Well, to be very candid, often it doesn’t. If a child is merely meeting a school-imposed community service hour minimum or just dabbling (three hours serving in a soup kitchen, two hours at an animal shelter . . .) then community service doesn’t mean much at all. A little here and a little there doesn’t help the community, doesn’t impress a college, and doesn’t help our child grow.
I am often asked how many hours of volunteer service a child needs to get into a good college. But this really isn’t a quantitative measurement. It is qualitative. Trust me. Colleges see through a student who is just trying to compile hours in order to check off the box. This type of “service” is essentially meaningless. Qualitative service also speaks volumes about a student, but in a positive way. Sustained commitment over months or years shows us what actually matters to the student. They are believable in their applications when they claim to care about their work with disadvantaged youth.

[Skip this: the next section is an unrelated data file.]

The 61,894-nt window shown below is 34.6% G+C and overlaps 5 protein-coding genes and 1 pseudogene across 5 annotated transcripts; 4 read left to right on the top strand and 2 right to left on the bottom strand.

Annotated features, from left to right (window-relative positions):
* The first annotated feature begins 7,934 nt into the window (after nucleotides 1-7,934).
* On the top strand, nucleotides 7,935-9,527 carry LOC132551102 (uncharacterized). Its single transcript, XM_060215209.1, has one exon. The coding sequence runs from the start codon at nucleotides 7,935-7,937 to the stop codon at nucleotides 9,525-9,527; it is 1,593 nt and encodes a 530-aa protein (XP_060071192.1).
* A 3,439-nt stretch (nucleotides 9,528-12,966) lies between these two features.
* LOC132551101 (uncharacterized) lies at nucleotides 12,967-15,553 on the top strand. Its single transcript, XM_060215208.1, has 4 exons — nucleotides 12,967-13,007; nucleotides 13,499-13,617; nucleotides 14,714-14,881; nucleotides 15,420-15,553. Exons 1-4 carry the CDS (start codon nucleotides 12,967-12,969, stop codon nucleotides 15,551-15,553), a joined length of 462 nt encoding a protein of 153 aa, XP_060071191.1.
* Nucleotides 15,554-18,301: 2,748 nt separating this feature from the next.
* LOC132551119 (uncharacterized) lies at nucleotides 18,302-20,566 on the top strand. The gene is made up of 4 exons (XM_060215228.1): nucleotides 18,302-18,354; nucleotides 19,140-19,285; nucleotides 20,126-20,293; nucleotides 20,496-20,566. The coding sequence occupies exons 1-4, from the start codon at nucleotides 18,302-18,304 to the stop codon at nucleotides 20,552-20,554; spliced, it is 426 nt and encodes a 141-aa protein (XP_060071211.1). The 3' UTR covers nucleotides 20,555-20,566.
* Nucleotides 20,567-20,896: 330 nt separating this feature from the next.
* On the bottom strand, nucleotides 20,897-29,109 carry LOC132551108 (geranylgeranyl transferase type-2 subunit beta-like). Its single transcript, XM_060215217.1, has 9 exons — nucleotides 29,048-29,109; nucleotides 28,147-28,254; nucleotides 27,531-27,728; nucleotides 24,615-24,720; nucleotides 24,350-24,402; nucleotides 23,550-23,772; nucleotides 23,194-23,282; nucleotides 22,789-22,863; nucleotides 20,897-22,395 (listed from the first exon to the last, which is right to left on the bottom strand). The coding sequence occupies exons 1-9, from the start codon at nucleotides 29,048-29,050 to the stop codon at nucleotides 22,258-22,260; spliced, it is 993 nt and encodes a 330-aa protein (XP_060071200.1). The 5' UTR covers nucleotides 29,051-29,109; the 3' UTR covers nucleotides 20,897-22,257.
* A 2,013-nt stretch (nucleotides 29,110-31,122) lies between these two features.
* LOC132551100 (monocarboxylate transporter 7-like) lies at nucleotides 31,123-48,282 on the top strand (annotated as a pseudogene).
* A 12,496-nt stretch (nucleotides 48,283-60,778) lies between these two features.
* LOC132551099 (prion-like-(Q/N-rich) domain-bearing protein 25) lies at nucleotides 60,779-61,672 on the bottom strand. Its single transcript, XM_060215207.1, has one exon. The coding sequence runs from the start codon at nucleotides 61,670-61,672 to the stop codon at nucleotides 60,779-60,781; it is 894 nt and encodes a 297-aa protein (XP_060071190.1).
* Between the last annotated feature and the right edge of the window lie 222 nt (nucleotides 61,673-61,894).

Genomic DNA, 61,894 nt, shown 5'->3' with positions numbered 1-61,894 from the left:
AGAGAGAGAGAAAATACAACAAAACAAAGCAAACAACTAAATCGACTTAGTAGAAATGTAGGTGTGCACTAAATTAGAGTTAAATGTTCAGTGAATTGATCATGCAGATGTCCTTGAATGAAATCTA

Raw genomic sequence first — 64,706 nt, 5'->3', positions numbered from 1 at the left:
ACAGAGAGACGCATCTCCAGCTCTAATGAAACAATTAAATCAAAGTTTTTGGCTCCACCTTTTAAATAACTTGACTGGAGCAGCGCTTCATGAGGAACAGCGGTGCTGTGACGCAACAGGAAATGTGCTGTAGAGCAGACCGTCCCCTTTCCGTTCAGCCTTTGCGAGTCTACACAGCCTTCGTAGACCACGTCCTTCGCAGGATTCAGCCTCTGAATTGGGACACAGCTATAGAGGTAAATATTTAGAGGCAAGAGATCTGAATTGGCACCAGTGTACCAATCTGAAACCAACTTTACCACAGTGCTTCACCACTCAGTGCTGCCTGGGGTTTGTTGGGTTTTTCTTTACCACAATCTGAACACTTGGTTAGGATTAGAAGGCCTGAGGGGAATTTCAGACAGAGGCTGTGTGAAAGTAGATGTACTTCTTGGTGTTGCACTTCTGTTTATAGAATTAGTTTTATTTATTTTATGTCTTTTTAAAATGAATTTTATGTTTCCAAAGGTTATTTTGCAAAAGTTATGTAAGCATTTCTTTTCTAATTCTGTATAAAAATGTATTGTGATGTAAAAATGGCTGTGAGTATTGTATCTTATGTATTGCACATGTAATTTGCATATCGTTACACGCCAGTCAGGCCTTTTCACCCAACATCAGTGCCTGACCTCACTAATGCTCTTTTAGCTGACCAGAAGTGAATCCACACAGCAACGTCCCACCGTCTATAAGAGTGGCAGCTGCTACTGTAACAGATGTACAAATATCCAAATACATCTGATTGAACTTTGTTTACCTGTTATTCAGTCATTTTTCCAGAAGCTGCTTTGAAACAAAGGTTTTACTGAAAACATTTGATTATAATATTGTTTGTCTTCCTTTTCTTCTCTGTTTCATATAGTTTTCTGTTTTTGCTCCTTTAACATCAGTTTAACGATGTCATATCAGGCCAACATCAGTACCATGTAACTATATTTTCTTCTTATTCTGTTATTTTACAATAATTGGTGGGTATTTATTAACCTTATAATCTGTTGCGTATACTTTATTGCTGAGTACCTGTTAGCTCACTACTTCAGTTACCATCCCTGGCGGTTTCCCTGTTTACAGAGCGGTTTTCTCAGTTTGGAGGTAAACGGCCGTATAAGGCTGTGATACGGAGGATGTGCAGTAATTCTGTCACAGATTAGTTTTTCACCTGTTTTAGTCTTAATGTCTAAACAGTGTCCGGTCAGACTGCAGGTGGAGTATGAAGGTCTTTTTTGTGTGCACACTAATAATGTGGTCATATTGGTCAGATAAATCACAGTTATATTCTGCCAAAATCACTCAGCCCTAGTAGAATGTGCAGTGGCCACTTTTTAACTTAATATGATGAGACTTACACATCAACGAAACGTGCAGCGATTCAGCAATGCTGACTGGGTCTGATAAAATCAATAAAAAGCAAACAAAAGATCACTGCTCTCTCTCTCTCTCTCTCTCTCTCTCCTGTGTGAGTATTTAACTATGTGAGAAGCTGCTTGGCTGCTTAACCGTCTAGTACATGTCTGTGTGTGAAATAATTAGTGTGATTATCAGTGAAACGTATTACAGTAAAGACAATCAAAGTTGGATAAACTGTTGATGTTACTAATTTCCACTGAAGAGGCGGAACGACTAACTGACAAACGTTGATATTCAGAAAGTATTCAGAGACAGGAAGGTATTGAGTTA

An interesting dynamic happens when a child or teen invests significant time to a specific service opportunity. When they hang around long enough to see the result of their time investment, their interest is often intensified. They can contribute enough to make a difference. There are more chances for leadership and/or innovation. Their perceptions change. They get involved with the story and find themselves suddenly swept up in something bigger than themselves. They become motivated, their vision is expanded, and they come away a different person, a bigger person than they were before. And that is when community service matters.
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